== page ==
Social welfare, corruption and credibility: Public management's role in economic development

Jack H. Knott, Gary J. Miller

Research output: Contribution to journalArticlepeer-review


Economic development requires that investments by entrepreneurs are not subject to expropriation by government. Unfortunately, public agencies often serve as the instruments by which political elites engage in corruption and extracting rents from the economy. The question is how to design institutions that credibly commit to a stable system of guarantees of property rights and contract enforcement. Principal agenttheory and the new public management favor greater accountability of public managers to elected officials or eliminating public agencies through privatization. We argue for institutional designs that provide a degree of public agency autonomy. We show that public agency autonomy is a by-product of the competition between elites in democracies with multiple veto players. We show that transparency, professionalism, and legality help ensure that public managers do not engage in rent-extraction. The institutional design problem is how to induce public managers to serve the public interest without being fully responsive to elected political officials.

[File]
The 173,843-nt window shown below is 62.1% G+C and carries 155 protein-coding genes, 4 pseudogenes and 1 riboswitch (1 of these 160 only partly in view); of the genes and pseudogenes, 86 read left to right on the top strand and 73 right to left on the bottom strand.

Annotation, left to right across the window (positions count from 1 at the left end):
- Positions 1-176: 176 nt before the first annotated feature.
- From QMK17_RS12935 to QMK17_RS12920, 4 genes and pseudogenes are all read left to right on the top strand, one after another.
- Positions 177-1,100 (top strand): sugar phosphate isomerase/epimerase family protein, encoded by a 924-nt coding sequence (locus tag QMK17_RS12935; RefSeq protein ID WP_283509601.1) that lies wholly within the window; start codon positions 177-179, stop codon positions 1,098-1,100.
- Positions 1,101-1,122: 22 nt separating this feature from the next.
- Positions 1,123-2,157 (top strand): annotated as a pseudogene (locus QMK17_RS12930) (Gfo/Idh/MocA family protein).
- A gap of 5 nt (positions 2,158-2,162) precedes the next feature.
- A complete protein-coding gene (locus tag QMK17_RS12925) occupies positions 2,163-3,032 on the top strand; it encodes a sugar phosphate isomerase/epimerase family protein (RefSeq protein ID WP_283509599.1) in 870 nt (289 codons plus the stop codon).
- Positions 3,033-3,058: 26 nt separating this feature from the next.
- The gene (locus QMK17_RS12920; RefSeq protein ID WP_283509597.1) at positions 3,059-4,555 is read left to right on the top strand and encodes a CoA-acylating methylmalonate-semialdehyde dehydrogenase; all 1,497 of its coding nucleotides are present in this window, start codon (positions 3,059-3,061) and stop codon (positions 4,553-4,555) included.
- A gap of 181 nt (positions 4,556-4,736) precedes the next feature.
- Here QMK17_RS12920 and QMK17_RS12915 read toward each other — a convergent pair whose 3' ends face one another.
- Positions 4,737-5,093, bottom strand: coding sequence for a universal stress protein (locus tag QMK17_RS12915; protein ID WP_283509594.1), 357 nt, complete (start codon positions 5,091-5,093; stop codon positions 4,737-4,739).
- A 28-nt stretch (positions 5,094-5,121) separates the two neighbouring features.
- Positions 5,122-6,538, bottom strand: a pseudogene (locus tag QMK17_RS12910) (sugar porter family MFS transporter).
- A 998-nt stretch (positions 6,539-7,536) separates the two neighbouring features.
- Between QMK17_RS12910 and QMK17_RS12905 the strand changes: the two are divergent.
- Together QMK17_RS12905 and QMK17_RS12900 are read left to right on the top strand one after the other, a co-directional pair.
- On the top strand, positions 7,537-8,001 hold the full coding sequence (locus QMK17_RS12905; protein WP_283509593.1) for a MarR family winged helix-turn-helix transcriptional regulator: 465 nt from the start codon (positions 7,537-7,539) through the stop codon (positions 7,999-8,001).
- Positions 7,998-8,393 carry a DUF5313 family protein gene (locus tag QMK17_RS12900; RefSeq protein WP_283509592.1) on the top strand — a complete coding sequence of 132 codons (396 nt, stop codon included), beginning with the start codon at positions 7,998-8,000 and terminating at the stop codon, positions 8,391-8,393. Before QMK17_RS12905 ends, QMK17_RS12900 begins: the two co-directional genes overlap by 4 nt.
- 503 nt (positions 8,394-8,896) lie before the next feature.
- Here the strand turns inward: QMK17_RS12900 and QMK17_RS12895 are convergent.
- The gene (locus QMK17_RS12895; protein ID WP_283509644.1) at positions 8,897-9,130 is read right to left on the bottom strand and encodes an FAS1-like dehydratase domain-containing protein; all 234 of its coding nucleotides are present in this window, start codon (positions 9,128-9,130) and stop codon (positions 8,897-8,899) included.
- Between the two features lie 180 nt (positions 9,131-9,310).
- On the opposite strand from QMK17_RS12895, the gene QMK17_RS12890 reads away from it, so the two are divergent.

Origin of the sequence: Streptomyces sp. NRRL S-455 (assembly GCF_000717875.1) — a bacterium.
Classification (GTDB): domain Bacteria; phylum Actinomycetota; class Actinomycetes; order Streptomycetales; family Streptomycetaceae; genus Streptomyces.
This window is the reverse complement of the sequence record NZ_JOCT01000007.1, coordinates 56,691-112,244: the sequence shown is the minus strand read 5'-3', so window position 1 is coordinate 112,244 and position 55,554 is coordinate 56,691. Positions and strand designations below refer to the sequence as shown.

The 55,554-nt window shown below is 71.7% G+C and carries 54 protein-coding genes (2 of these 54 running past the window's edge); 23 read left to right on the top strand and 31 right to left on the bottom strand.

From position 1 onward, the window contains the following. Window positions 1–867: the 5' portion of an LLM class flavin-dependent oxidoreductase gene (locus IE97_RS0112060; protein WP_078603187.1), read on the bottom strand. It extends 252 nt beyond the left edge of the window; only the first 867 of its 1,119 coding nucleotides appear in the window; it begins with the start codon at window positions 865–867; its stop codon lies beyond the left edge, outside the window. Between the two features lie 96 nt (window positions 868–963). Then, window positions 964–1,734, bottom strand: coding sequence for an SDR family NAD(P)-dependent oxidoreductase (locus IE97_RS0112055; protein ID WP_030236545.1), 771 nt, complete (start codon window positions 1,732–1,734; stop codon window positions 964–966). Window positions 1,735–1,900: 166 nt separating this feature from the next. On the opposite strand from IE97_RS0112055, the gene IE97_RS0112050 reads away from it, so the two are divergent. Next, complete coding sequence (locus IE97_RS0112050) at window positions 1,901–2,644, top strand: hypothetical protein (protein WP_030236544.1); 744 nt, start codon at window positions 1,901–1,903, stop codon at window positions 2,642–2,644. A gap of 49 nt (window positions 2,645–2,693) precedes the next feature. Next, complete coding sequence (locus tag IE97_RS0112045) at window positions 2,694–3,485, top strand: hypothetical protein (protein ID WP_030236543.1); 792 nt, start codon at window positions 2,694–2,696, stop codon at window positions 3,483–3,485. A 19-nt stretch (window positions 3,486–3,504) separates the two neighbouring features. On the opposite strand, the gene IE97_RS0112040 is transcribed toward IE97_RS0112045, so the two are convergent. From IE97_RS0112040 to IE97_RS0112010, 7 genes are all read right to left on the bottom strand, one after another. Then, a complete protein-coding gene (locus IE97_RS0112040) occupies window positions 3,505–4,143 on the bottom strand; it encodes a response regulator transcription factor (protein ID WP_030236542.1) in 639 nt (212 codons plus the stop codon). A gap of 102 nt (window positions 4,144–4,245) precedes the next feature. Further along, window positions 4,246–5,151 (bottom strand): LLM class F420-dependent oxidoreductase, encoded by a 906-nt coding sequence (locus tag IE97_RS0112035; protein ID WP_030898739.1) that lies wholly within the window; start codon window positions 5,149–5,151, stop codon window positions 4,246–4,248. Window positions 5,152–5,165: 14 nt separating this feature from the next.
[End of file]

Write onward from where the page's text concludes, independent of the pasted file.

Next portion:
Original languageEnglish (US)
Pages (from-to)227-252
Number of pages26
JournalPublic Management Review
Issue number2
StatePublished - Jun 2006


  • Autonomy
  • Bureaucracy
  • Corruption
  • Credible commitment
  • Political economy
  • Professionalism
  • Reform
  • Rent-seeking

ASJC Scopus subject areas

  • Management Information Systems
  • Management of Technology and Innovation


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